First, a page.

When it comes to flood insurance in Florida most people agree on one thing – there’s not enough information.
Just ask Lori Medders, director of the catastrophic storm risk management center at Florida State University.
“It’s difficult to estimate where and how severe floods are going to be,” Medders says.
Medders isn't the only one with that opinion. Jay Baker runs the consulting firm Haz Group. He is a recent retiree from FSU where he studied how people react to severe weather events.
“For hurricanes people are given lots and lots of information that tells them about their vulnerability for hurricanes,” Baker says.
In Florida, Baker says coastal residents are given maps that show how likely their property is to face flooding from hurricanes and how likely it is that they’ll need to evacuate. But he says for non-hurricane related floods, or river floods, it’s a different story.
"For river flooding, they don't have nearly as much information. There are probably some exceptions, but in general the only information they have is these maps that the national government prepares for the National Flood Insurance Program," Baker says.
And the state’s insurance commissioner, Kevin McCarty says he’d like more information about just how the Federal Government uses those maps to decide how Floridians should be charged for flood policies.
“When rates are being developed I think it’s important that the public and the states have access to that information given the critical impact it will have in individual home owners, businesses and the larger economy,” McCarty says.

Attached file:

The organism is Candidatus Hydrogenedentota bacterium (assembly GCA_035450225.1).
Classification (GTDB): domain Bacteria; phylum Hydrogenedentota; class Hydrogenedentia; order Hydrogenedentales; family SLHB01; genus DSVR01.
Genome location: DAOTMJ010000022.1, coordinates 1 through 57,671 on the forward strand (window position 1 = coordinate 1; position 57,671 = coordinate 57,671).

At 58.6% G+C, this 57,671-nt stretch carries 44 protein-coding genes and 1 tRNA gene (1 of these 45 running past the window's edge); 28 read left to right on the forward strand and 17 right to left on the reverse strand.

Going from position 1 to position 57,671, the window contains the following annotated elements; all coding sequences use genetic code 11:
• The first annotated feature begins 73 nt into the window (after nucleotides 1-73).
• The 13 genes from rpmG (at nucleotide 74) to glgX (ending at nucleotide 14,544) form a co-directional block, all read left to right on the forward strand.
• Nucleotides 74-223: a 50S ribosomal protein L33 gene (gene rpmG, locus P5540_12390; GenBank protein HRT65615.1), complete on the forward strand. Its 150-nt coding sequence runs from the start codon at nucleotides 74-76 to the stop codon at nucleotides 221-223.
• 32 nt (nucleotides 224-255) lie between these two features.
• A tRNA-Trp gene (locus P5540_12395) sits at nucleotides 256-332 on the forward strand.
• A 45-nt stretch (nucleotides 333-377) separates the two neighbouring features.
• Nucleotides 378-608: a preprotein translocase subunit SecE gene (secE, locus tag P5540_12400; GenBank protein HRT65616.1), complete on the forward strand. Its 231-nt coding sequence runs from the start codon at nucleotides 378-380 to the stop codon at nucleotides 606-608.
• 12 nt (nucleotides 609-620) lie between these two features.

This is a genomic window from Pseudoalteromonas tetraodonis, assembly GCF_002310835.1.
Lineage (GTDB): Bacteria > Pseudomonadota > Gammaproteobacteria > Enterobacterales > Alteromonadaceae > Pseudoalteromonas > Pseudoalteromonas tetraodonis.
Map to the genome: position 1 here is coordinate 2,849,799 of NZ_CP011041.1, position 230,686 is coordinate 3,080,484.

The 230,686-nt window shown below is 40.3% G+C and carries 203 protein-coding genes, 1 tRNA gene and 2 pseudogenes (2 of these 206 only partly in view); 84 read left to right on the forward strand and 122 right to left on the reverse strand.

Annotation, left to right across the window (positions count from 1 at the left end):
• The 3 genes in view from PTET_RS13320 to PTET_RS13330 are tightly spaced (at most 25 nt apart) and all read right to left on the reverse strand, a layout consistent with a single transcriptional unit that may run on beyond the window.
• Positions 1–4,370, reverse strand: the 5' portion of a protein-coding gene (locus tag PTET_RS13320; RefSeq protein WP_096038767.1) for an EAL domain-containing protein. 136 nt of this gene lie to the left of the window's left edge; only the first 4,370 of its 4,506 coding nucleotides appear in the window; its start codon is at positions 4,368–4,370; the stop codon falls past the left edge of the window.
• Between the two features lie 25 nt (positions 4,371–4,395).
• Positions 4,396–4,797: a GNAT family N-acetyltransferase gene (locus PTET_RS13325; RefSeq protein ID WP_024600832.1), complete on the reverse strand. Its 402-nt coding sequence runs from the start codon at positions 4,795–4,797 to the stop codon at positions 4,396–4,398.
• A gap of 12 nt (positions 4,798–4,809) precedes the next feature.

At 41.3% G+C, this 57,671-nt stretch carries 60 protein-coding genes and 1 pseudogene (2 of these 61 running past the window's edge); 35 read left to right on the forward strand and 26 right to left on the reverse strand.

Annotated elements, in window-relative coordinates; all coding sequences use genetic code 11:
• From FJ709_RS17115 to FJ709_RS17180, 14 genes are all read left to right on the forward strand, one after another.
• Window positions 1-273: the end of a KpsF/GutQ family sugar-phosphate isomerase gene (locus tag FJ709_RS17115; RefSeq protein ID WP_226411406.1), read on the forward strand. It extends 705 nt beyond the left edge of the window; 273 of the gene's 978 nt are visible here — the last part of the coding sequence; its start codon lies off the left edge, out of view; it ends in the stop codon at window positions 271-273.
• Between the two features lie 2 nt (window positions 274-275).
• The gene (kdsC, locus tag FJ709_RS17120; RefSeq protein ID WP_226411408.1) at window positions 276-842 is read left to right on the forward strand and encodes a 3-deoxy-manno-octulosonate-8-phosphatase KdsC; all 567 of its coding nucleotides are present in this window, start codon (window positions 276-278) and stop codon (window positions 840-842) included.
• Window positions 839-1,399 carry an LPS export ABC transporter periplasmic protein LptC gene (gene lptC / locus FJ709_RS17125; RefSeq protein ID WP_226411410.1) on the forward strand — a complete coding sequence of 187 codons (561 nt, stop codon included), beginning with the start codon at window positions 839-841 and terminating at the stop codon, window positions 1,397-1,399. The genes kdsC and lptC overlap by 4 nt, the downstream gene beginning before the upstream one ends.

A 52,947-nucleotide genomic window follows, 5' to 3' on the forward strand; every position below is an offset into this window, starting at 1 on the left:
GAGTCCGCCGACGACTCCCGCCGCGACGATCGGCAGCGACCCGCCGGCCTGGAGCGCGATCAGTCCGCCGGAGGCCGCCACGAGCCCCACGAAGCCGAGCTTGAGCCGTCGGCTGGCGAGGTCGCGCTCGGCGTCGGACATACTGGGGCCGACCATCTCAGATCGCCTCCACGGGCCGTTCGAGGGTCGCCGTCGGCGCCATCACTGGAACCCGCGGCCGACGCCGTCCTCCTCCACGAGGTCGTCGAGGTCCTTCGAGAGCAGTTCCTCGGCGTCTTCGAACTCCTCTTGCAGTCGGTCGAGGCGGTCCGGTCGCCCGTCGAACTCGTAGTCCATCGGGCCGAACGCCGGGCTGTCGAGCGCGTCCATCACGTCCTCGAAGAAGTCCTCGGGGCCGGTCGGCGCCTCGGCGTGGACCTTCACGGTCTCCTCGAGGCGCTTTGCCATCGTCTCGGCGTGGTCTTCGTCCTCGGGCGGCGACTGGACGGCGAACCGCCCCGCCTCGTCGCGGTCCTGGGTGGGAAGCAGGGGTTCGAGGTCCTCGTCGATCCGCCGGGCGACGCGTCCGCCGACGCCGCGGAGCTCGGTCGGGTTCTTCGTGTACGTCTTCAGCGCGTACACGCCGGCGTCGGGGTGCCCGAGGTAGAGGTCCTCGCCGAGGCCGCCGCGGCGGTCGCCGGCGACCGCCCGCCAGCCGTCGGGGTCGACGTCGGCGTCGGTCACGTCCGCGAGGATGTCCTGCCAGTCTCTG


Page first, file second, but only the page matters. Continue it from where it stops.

McCarty says the Federal Flood Insurance Program is really the only place that collects flood data. And the program is the main provider of flood insurance coverage in Florida. But Sen. Jeff Brandes (R-St. Petersburg) says as prices climb he wonders if Florida is being treated fairly. He’s asked McCarty and the Florida Office of Insurance Regulation to look into the issue. And McCarty says it’s true, Florida is carrying a heavy load under the program.
"I mean we represent 37 percent of the policies in the program, and if you look at it over the yeas, for every dollar that we've put in, we've gotten a quarter back," McCarty says.
But McCarty says one way to address that is by opening the door wider for private insurance companies to write flood policies. To do that, he says greater transparency is needed and he’s pushing for sharing data and flood models.
“I think giving that information into the private sector gives us the opportunity to ensure that there’s a broad spectrum of interested parties who are looking at this and using that information to develop models and with that I think you have a better opportunity to develop competition as well as a better made model," McCarty says.
Last regular legislative session Brandes pushed legislation that has made room for private insurers to start offering some flood protection in Florida. He says he’ll be taking a look at it again before the coming session to see whether any clean up or expansion is needed. Meanwhile, McCarty is supporting a piece of Federal legislation offered by Florida Congressman Dennis Ross, which he says would give states more flexibility to decide which companies are suited for offering flood insurance to their citizens.